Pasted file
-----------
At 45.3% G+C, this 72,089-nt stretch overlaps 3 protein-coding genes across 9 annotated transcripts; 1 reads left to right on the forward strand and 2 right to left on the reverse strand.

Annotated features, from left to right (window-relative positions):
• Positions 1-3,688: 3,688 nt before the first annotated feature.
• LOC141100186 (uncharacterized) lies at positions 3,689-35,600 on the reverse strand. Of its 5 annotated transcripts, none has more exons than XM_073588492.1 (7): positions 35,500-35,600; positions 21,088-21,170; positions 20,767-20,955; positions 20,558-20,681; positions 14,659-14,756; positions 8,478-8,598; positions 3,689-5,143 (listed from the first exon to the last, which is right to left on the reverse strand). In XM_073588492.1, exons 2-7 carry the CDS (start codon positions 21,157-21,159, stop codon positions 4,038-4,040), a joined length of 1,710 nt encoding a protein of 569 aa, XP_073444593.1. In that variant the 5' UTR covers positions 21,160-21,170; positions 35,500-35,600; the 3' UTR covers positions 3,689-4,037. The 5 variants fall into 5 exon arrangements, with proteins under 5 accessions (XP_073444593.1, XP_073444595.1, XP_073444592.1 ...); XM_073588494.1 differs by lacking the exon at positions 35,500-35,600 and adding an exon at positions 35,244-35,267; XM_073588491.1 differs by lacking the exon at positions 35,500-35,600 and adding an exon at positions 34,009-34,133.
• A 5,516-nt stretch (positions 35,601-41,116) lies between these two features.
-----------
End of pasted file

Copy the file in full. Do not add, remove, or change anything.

At 45.3% G+C, this 72,089-nt stretch overlaps 3 protein-coding genes across 9 annotated transcripts; 1 reads left to right on the forward strand and 2 right to left on the reverse strand.

Annotated features, from left to right (window-relative positions):
• Positions 1-3,688: 3,688 nt before the first annotated feature.
• LOC141100186 (uncharacterized) lies at positions 3,689-35,600 on the reverse strand. Of its 5 annotated transcripts, none has more exons than XM_073588492.1 (7): positions 35,500-35,600; positions 21,088-21,170; positions 20,767-20,955; positions 20,558-20,681; positions 14,659-14,756; positions 8,478-8,598; positions 3,689-5,143 (listed from the first exon to the last, which is right to left on the reverse strand). In XM_073588492.1, exons 2-7 carry the CDS (start codon positions 21,157-21,159, stop codon positions 4,038-4,040), a joined length of 1,710 nt encoding a protein of 569 aa, XP_073444593.1. In that variant the 5' UTR covers positions 21,160-21,170; positions 35,500-35,600; the 3' UTR covers positions 3,689-4,037. The 5 variants fall into 5 exon arrangements, with proteins under 5 accessions (XP_073444593.1, XP_073444595.1, XP_073444592.1 ...); XM_073588494.1 differs by lacking the exon at positions 35,500-35,600 and adding an exon at positions 35,244-35,267; XM_073588491.1 differs by lacking the exon at positions 35,500-35,600 and adding an exon at positions 34,009-34,133.
• A 5,516-nt stretch (positions 35,601-41,116) lies between these two features.